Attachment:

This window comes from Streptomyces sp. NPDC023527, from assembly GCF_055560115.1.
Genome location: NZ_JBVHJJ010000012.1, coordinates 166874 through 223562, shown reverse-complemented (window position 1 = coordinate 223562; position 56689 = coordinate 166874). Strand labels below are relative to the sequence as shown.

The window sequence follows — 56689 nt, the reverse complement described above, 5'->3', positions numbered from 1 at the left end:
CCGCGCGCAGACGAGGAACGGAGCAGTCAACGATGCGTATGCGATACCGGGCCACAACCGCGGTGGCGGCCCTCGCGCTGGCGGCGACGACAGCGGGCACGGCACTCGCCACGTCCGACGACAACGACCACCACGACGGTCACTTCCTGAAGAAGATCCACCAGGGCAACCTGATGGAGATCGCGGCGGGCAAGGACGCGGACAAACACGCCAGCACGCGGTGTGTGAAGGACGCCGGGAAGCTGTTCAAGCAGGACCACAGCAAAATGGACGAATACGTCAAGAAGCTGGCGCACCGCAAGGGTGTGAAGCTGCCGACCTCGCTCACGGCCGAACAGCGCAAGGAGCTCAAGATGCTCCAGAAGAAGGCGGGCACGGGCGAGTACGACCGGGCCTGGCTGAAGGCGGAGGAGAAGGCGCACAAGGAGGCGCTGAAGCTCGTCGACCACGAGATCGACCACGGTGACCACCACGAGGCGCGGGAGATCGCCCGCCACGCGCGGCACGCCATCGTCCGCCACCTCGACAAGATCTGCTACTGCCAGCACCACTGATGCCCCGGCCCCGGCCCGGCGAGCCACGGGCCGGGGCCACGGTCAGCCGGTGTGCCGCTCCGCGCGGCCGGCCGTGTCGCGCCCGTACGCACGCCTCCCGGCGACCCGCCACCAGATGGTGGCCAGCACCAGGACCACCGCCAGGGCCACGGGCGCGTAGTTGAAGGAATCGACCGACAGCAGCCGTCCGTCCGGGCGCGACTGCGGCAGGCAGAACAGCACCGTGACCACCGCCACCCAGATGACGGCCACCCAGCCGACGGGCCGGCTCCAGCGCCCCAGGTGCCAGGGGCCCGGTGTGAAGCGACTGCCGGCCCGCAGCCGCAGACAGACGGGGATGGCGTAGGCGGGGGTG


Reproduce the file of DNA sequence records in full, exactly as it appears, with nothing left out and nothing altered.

This window comes from Streptomyces sp. NPDC023527, from assembly GCF_055560115.1.
Genome location: NZ_JBVHJJ010000012.1, coordinates 166874 through 223562, shown reverse-complemented (window position 1 = coordinate 223562; position 56689 = coordinate 166874). Strand labels below are relative to the sequence as shown.

The window sequence follows — 56689 nt, the reverse complement described above, 5'->3', positions numbered from 1 at the left end:
CCGCGCGCAGACGAGGAACGGAGCAGTCAACGATGCGTATGCGATACCGGGCCACAACCGCGGTGGCGGCCCTCGCGCTGGCGGCGACGACAGCGGGCACGGCACTCGCCACGTCCGACGACAACGACCACCACGACGGTCACTTCCTGAAGAAGATCCACCAGGGCAACCTGATGGAGATCGCGGCGGGCAAGGACGCGGACAAACACGCCAGCACGCGGTGTGTGAAGGACGCCGGGAAGCTGTTCAAGCAGGACCACAGCAAAATGGACGAATACGTCAAGAAGCTGGCGCACCGCAAGGGTGTGAAGCTGCCGACCTCGCTCACGGCCGAACAGCGCAAGGAGCTCAAGATGCTCCAGAAGAAGGCGGGCACGGGCGAGTACGACCGGGCCTGGCTGAAGGCGGAGGAGAAGGCGCACAAGGAGGCGCTGAAGCTCGTCGACCACGAGATCGACCACGGTGACCACCACGAGGCGCGGGAGATCGCCCGCCACGCGCGGCACGCCATCGTCCGCCACCTCGACAAGATCTGCTACTGCCAGCACCACTGATGCCCCGGCCCCGGCCCGGCGAGCCACGGGCCGGGGCCACGGTCAGCCGGTGTGCCGCTCCGCGCGGCCGGCCGTGTCGCGCCCGTACGCACGCCTCCCGGCGACCCGCCACCAGATGGTGGCCAGCACCAGGACCACCGCCAGGGCCACGGGCGCGTAGTTGAAGGAATCGACCGACAGCAGCCGTCCGTCCGGGCGCGACTGCGGCAGGCAGAACAGCACCGTGACCACCGCCACCCAGATGACGGCCACCCAGCCGACGGGCCGGCTCCAGCGCCCCAGGTGCCAGGGGCCCGGTGTGAAGCGACTGCCGGCCCGCAGCCGCAGACAGACGGGGATGGCGTAGGCGGGGGTG